At the outbreak of World War II, Dahl joined the Royal Air Force (RAF) and learned to fly a Tiger Moth. In 1940, while flying over the Libyan dessert, he ran out of fuel. According to Hathcock, on his first trip, he made a crash landing, fracturing his skull, hurting his nose and spine, and smashing his hip [2]. He was rescued by three brave men from the Suffolk Regiment. He spent five month recuperating at a hospital in Alexandria. All he could think about was getting back to flying and back to his squad. He flew a Hurricane plane to Greece to meet them (Solo, p.119). He flew with the RAF for a few more years, but he eventually received a medical discharge due to intense headaches caused by his first crash.

Writing Career[edit | edit source]

Upon arriving home, Dahl published his first piece of writing in a national magazine in 1942. A fellow writer, C.S. Forester, encouraged Dahl to publish his piece, "Shot Down Over Lybia," which was a fictionalized account of his first crash in the Libyan dessert. This was the boost for his writing career. In 1944, Dahl obtained an agent and began publishing regularly in magazines like the Atlantic Monthly and Harper's. Many of these stories capitalized on the experiences he had gained in the RAF and were written for adults [3]. His first children's book was The Gremlins, about mischievous little creatures that were part of RAF folklore. The book was commissioned by Walt Disney for a film that was never made and published in 1943. Dahl went on to create some of the best loved children's stories of the 20th century, such as Charlie and the Chocolate Factory, Charlie and the Great Glass Elevator, Matilda, James and the Giant Peach, The Witches, and The BFG.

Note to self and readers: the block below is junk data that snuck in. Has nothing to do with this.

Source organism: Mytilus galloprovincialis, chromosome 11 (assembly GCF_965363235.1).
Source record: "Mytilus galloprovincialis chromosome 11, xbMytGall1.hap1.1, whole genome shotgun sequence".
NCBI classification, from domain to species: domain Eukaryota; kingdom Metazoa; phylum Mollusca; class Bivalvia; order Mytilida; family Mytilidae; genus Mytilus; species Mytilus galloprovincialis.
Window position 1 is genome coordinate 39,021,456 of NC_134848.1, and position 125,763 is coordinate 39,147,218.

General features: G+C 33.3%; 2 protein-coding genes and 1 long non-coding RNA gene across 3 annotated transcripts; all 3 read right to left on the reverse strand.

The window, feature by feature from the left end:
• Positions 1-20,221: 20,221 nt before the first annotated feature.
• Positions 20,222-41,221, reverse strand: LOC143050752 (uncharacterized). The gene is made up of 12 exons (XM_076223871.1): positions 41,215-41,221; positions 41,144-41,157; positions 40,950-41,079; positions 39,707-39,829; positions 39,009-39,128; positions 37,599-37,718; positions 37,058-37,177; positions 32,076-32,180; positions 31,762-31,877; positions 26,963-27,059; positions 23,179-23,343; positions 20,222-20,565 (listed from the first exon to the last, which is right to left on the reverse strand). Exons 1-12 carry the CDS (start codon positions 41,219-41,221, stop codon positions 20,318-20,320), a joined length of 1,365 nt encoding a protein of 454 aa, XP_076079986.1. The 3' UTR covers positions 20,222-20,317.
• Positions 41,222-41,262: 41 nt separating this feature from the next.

Family Life[edit | edit source]

Dahl married the American actress Patricia Neal on July 2, 1953 at Trinity Church in New York City. Their marriage lasted for 30 years and they had five children: Olivia (died of measles in 1962, age seven), Tessa, Theo, Ophelis, and Lucy. He dedicated the BFG to Olivia after her death and became a proponent of immunization.

In 1982, Dahl came under public scrutiny when a prowler snuck into Buckingham Palace and sat on the Queen's bed for ten full minutes before being apprehended by guards. The breach in security related to Dahl because it closely resembled the action in his book "The BFG." In the book, thought to be one of his best, the Big Friendly Giant of the title takes the young heroine, Sophie, to Buckingham Palace and enters the Queen's bedroom while she's sleeping. The point of their nighttime visit is to warn the Queen of the bad giant's attacks on children. However, the criticism died down when the press realized that Dahl's book wasn't actually published yet and so could not actually have triggered the events at the palace [4].